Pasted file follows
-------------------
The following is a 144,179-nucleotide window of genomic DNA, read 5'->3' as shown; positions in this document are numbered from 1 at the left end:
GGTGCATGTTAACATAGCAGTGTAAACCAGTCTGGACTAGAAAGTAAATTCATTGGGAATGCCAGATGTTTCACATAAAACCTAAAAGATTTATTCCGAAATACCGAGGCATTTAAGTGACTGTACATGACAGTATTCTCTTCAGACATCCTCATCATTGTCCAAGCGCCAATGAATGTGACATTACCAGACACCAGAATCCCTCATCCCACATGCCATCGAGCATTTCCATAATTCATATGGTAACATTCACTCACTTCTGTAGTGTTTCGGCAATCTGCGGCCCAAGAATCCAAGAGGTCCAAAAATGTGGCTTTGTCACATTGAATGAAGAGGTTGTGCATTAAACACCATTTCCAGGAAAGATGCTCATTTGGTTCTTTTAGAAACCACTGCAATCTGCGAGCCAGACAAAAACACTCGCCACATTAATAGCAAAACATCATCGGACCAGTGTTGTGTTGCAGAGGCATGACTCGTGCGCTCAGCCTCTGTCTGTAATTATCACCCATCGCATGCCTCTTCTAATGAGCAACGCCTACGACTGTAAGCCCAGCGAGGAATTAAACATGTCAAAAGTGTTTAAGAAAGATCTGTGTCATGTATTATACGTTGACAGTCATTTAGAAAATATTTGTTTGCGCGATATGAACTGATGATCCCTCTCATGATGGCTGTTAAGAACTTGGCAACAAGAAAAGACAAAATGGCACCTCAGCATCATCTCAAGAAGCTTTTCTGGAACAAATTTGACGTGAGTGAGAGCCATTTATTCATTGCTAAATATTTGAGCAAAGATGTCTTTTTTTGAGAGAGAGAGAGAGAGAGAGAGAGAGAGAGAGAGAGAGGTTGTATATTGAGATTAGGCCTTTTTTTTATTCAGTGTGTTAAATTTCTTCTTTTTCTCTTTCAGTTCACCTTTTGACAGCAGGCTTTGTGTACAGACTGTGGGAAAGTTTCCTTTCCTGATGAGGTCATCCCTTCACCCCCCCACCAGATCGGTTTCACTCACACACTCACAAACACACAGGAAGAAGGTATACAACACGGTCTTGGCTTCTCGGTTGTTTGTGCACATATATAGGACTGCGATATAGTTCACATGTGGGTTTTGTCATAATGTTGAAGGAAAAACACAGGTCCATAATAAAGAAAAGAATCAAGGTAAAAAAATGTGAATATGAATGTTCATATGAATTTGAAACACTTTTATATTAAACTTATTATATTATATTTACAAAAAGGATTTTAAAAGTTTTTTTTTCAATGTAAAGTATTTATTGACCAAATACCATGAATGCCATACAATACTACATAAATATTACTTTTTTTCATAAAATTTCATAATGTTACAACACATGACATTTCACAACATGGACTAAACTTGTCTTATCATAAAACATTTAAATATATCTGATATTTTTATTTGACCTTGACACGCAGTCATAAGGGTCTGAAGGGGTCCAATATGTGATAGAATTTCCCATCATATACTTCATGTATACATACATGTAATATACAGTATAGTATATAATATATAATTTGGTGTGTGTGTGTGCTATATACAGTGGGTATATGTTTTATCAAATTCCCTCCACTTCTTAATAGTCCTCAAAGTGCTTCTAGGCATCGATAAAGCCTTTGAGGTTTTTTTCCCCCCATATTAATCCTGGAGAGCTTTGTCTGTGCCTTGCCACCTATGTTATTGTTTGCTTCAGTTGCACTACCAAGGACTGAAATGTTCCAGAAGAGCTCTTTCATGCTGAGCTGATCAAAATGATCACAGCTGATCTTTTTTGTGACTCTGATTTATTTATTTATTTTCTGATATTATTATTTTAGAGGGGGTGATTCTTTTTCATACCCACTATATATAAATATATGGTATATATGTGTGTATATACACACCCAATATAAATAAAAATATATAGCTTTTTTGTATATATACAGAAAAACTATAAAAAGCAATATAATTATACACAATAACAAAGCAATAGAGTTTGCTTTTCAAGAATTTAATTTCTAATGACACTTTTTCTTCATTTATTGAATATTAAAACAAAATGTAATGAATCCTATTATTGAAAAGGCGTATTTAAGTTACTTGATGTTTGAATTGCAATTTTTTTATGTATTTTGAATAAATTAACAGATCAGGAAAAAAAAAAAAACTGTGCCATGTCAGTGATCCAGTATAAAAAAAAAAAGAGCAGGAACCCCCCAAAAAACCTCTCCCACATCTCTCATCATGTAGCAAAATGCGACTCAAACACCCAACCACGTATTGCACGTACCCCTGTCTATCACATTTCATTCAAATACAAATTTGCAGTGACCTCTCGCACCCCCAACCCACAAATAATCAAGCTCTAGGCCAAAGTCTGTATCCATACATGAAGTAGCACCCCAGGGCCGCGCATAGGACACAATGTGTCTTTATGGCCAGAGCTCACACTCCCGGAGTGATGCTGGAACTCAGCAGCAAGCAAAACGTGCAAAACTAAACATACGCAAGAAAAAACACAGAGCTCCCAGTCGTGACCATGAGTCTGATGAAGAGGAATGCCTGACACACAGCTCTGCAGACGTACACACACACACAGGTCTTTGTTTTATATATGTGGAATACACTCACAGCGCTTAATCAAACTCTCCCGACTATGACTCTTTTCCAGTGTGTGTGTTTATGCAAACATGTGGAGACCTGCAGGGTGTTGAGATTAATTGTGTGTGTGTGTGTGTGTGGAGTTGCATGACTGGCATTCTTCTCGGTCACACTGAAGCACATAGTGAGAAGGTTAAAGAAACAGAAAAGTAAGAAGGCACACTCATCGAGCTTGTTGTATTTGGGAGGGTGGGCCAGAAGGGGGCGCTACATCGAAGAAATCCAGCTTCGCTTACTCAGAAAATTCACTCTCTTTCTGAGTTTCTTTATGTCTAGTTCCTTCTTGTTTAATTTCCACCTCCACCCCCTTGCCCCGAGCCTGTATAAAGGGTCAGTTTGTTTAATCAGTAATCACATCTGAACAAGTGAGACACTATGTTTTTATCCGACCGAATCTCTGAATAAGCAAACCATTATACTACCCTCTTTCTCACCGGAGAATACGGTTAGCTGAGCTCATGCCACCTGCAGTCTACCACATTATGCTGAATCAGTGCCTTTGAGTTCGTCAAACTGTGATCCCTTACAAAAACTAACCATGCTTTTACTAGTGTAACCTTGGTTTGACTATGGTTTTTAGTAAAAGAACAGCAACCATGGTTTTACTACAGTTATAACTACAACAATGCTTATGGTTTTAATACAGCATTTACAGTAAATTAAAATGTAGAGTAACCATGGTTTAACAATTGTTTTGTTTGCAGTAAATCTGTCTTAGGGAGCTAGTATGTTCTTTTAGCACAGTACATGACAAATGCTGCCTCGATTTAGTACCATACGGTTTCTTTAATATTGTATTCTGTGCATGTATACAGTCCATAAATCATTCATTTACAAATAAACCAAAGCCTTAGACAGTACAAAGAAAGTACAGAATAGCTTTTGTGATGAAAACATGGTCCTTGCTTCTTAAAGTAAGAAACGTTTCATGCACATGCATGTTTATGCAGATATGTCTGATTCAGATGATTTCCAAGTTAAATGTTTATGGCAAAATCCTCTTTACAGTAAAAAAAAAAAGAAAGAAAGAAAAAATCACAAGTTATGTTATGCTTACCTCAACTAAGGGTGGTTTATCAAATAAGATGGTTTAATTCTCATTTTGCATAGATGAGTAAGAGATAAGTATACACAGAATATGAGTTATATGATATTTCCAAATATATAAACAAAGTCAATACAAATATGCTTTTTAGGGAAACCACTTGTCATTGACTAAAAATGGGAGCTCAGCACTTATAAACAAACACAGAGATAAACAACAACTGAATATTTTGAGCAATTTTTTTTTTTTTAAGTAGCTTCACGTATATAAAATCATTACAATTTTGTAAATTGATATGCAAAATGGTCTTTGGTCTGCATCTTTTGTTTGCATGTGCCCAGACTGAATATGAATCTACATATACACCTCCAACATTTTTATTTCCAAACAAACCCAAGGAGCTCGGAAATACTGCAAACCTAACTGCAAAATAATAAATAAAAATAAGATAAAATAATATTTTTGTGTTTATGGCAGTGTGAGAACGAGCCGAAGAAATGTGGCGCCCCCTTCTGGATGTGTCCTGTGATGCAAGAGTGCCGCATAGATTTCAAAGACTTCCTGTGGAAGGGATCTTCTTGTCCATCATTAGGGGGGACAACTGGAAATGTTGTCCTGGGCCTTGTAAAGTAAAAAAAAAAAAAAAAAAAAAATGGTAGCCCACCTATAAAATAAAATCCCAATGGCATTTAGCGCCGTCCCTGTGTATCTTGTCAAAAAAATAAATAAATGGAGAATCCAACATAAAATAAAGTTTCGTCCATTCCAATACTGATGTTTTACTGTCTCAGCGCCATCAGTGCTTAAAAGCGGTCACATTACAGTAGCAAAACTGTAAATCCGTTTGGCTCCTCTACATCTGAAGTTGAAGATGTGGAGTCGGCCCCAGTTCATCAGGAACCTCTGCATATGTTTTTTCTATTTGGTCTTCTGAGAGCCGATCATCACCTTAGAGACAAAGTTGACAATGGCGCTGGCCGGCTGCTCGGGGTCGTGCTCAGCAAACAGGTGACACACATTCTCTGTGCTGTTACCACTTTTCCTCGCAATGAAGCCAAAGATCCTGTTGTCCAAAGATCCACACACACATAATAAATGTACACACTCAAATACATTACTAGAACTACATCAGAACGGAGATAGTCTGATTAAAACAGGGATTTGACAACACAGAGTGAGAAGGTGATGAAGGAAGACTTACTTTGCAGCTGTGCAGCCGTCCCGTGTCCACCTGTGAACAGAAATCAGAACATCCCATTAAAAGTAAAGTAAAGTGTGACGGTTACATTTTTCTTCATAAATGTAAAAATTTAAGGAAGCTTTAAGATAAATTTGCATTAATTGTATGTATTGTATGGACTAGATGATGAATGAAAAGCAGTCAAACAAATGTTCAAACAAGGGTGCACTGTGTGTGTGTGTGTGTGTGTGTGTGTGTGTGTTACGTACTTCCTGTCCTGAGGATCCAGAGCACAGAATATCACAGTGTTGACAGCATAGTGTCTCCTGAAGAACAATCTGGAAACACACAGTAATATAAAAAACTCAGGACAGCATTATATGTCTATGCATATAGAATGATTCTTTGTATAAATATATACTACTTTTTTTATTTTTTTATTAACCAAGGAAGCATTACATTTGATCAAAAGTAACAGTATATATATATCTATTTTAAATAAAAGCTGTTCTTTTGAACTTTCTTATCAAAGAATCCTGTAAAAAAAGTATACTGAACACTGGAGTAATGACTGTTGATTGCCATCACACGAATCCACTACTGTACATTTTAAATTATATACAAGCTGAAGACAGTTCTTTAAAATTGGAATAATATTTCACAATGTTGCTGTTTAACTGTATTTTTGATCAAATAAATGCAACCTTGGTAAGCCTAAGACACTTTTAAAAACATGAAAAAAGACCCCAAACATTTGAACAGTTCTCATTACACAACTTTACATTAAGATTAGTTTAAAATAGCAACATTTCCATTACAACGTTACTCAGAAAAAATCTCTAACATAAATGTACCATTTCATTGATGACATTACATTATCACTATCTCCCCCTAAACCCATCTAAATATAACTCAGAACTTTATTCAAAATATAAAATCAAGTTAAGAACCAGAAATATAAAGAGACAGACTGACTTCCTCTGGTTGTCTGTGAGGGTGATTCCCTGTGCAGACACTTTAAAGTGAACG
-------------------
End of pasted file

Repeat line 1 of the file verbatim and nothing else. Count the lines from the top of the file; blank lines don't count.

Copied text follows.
The following is a 144,179-nucleotide window of genomic DNA, read 5'->3' as shown; positions in this document are numbered from 1 at the left end: